Have you had your daughter’s hearing checked? I know you mentioned that she understands, but even a slight hearing loss in a young child can affect their ability to produce sound variations.
Is she able to imitate you when you make a sound, even a simple one that you know she can do? Try saying “dadada” while looking at her and see if she tries to imitate you.
There can be a lot of different reasons as to why your daughter is having a hard time producing a variety of sounds and this is what a speech pathologist will be able to help you with.
Sorry that I am not able to give you more answers.
All the best!
And, if you are willing, perhaps you can come back and leave a follow up comment (or send me a private message to tanya(at)seemeandliz.com) once you have met with the speech pathologist.
My daughter is 21 months. She knows a handful of words; mama, Dada, bye, HI, eyes, nose, doggy, I alright, can point to her eyes, nose and mouth, Asks how u doing, but won’t say juice or milk, or cup. She would say I boo boo to let us know she’s used the bathroom but hasn’t in a few weeks. She points to things and gets frustrated. She also babbles and sings the eieio part of old Mcdonald, she say ready set, go Should I be concerned?
It sounds like your daughter is most likely a “late talker.” I wouldn’t worry too much, however, I would recommend having a speech-language evaluation done for her. More than likely, the speech therapist will recommend a home program/parent training. If this is the case you will be given ideas and tips to help your daughter at home. Many private insurance programs cover speech-language assessments and therapy, however, there are many publicly funded programs available for children under the age of 3. You can ask your doctor or do a google search to see what is available in your area. Keep in mind that publicly funded programs will have long waitlists.
I hope this helps.
Hi – thanks for this. I read the article you recommended on ear tubes with interest. I hope that is not the case but I certainly want my daughter to develop to her potential and would hate a hearing loss to hold her back.
She has had a couple of ear infections so if her language doesn’t develop, I will definitely get that checked at our next appointment.
Hopefully like you say, that is not necessary and her babbling will turn into words soon enough!
No there isn’t a second language in the house – although I wanted to ask, regardless of that, when IS the best time to introduce a child to a second language if you want them to be bilingual – and as fluent as possible. And does it need to come from the parents knowledge of the language or can parents who are not completely fluent in a second language still help that process?
It is good for parents to have as much information as possible regarding child developmental milestones so that they can be proactive where their kids are concerned. However, at the same time you don’t want this information to overwhelm you and make you worry about everything. Just keep talking to your daughter and exposing her to new words and experiences. And if you continue to be concerned then absolutely have her assessed. I always say it is better to have a child assessed then to wait it out.
As for a second language, this can be introduced at any time. Bilingual families start speaking two languages to their children right from birth. It does get harder for a child to learn a second language as they get older but it’s not impossible. Adults learn additional languages all the time, however it will take more time and effort to do so. If the language you plan to teach your child is not your native language then it could also take longer.
The only time I would not recommend teaching an additional language to a child (especially if this language is not native to either parent) is if the child is struggling in their primary language.
I hope this all makes sense. Let me know if you have any other questions.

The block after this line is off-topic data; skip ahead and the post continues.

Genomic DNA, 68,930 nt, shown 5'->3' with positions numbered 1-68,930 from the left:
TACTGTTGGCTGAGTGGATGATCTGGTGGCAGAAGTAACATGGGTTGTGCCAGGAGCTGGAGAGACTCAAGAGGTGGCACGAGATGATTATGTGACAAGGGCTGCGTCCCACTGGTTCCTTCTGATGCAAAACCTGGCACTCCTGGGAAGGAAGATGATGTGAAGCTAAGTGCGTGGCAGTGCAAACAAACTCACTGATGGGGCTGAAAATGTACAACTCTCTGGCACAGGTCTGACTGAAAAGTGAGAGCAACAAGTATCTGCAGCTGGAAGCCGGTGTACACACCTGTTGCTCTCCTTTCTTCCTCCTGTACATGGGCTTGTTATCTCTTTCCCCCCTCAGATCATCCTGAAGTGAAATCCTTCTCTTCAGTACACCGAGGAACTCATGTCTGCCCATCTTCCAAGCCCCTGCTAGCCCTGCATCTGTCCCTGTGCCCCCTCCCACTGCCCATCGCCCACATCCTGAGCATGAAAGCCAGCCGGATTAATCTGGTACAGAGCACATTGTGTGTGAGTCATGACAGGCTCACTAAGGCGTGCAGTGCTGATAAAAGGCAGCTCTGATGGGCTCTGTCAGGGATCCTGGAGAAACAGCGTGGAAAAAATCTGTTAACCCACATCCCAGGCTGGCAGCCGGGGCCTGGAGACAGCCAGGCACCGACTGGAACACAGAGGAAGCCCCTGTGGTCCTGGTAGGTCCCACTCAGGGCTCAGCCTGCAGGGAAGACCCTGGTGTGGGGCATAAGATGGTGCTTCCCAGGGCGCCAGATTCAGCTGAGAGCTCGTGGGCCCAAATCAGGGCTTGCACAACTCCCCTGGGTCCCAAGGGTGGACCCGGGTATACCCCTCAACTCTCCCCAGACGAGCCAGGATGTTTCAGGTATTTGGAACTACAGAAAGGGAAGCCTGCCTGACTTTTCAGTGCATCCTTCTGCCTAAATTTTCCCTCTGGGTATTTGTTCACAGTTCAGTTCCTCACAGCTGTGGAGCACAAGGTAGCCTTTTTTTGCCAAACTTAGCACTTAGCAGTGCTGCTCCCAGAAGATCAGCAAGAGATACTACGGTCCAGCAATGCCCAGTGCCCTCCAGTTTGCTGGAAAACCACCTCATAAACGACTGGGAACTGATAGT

I have a (nearly) 14 month old daughter who is very advanced according to these milestones you give here – particularly relating to her physical development. She was crawling at four months, pulled herself up on furniture 2 weeks later, and cruising furniture by 5 months, then she walked around the 8 month mark. She is running, dancing etc.
Language, however, is different. She understands well – I know from her reactions and responses to us. So I can tell her to go and get the ball or to hold mummy’s hand and she will understand (because she does it!) but she is spending a lot of time screaming or making noises which sound frustrated rather than speaking specific words. She does make sounds but for example she makes a noise like “doy” which I take to mean “look” because she says it as she points at something or someone and she seems to be getting close to “mummy” and “daddy” but only just! Is this normal at her age and is there something I can be doing to help her develop those language skills?
Thank you for your comment. As I stated in the the “About” section, I can’t really give advice about your daughter’s language development since I am no longer a registered speech therapist, but hopefully I can help you out somewhat.
Since your daughter is excelling on the physical side of development I can see why her language may be a bit behind. Children usually focus on one thing over another. This is why some boys tend to speak later than girls. They focus on the physical while girls tend to be more verbal. But it is not always this way, as is the case with your daughter.
The fact that she understands you and is able to follow directions is a good sign. It also appears as if she is starting to try and say some words. I would keep labeling objects she knows as well as introducing new ones. You will sound like a broken record (to yourself) but it will benefit your daughter. Are you speaking more than one language at home? If so, this can contribute to a slight speech delay while she tries to figure out multiple languages.
If by 18 months she does not have between 20-30 words, I would suggest you have her evaluated by a speech therapist. The speech therapist may suggest your have her hearing checked as well. I would always recommend this. If you haven’t had a chance to read it might give you some good information about how to tell if your child may have issues with hearing.
I see that you have commented on a few other posts, so I will answer some more of your questions in response to those comments.
What a brilliant site! Especially for new parents! Love what you are doing here! Thanks for all these great information about how children develop language.
Thank you! I am glad that you are finding the information helpful. Please make sure to share it with any other parents of young children you know!